2.30 pm. I returned to the parallel proposals. A shape and a content began to emerge. One just has to just keep chipping away the excess to reveal the form. I worked backwards from the known and articulable to the, as yet, unknown and unanswerable —  questions related to the reasons for, significance and relevance of, and methodology underlying, the conference/book per se.

7.30 pm. I began installing the smaller of the two subwoofers. The instruction book looks like an airline emergency guide:


No sooner you begin rewiring one set of devices than there is, almost inevitably, a knock-on effect that requires a major reconsideration of the whole studio network. In this case, how to safely extend an additional power supply across the room to the large subwoofer. (In my scheme of things, and quite properly, all power outlets emerge from a single wall socket, at source, through a power conditioner, and on to every piece of mains-supplied equipment. This way, the risks of an earth-loop, a power surge, and electrocution are minimised.) Bring it on!

9.22 pm. Sundown:


July 13, 2015

8.30 am. I reviewed my inbox before a time of reflection. 9.00 am. I responded to my review and arranged postgraduate tutorial times. 9.45 am. The process of modulating from one research project to another, with every intent of coming to rest on one, continues. My resolve is to dedicate a part of every day this week to each in order:

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11.20 pm. I received a phone call from the Paul Mellon Centre with answers to queries that I’d forwarded regarding their Digital Projects Grants initiative. The funding opportunity is new and, as such, open to being shaped by whatever applications are received this year. (This information could not have been discerned from their website. It pays to talk to someone in charge.) Consequently, I’ll be making my pitch for a project which will examine sonic interpretations of, and responses to, industrial Welsh landscape images from 1750s to 1950s. Something like that. 11.40 pm. On with establishing definitional boundaries for the conference concept. As I suspected, several of the projects within the cluster naturally collapse into one another once the serious work begins. For example, the unlisted adjunct series ‘Noise PROJECTions’ will become the overarching title of a conference series, of which ‘Sound Spirit Memory Place’ will be the first. The book project could, then, be a product of this conference, and also include related parts of the earlier ‘The Noises of Art‘. Moreover, the grant, residencies, and sound/landscape projects would, in turn, constitute my own contribution to, and articulation of, the themes of the new conference. This scheme of things appears economic, cohesive, rational, and doable.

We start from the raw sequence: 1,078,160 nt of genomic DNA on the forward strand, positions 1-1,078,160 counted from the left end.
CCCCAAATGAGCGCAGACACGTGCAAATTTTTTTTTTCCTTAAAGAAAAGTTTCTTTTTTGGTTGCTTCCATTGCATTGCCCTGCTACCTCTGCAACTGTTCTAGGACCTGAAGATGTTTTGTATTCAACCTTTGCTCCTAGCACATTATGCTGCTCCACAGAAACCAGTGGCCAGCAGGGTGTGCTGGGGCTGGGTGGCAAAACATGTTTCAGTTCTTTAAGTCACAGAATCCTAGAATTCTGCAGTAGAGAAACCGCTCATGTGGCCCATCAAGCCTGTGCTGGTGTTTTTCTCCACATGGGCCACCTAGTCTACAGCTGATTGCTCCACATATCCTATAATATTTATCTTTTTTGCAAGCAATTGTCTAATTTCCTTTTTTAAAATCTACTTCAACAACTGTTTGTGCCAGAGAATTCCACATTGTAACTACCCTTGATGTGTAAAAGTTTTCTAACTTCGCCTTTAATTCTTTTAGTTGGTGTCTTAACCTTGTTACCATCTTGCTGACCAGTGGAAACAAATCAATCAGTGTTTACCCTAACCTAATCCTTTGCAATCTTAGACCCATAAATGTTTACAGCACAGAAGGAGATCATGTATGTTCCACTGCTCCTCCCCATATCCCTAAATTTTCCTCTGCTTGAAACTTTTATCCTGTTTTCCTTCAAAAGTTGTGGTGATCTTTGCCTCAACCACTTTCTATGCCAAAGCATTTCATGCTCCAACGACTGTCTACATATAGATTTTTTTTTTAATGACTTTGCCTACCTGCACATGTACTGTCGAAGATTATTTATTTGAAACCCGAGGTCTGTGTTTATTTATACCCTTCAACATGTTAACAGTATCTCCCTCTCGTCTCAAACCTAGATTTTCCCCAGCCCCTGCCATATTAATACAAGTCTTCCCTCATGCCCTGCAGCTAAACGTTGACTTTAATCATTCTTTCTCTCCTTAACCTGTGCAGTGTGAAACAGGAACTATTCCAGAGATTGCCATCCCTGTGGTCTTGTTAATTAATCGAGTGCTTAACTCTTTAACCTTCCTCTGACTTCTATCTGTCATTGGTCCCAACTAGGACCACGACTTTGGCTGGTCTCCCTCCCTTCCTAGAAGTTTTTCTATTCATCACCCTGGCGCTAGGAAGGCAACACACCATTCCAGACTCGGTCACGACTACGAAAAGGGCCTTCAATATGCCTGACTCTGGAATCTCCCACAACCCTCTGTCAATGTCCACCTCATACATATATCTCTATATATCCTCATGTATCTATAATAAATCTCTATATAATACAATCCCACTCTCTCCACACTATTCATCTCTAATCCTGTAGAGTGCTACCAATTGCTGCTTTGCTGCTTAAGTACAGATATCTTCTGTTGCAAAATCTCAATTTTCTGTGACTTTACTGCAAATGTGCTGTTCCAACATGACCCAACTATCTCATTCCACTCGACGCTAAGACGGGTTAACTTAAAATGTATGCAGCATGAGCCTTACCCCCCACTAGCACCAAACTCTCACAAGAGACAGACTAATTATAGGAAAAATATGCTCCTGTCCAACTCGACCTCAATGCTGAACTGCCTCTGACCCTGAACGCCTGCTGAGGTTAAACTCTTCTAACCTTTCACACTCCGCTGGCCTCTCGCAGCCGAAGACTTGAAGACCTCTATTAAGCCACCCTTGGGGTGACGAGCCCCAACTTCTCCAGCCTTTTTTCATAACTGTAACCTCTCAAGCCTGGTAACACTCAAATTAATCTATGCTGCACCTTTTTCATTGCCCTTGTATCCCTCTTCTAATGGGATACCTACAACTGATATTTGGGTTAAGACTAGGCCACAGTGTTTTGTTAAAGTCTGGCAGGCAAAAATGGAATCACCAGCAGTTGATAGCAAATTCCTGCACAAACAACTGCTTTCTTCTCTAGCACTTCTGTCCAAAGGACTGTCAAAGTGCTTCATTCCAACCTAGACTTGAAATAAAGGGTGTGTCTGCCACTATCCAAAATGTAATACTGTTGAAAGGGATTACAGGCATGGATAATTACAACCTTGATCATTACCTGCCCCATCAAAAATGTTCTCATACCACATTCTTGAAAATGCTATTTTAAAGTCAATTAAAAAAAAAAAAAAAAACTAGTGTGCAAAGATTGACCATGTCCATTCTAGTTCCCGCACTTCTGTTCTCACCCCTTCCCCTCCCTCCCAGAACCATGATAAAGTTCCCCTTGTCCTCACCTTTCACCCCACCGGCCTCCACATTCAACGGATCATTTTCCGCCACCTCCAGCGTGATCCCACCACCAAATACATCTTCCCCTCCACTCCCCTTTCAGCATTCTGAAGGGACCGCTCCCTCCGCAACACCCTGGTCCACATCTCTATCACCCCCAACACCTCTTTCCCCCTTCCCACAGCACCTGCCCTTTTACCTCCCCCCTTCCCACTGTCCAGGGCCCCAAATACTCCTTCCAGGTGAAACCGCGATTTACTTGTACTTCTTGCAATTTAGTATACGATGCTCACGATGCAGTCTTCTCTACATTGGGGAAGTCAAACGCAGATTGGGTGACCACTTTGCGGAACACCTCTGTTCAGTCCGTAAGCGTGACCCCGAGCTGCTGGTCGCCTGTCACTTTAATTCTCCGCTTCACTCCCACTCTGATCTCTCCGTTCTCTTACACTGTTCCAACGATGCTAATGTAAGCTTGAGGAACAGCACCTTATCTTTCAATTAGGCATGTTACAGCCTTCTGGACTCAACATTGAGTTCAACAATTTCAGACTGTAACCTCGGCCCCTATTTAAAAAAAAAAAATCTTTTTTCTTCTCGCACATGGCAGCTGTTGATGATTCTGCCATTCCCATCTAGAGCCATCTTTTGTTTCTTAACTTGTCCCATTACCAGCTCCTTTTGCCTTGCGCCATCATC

1.30 pm. Off to the department for an afternoon of MA Fine Art tutorials covering, variously, photography, audiography, drawing, and something which may be undefining itself from the condition of painting. Judith’s temporary studio:


Tali’s temporary painting:


Some principles and observations: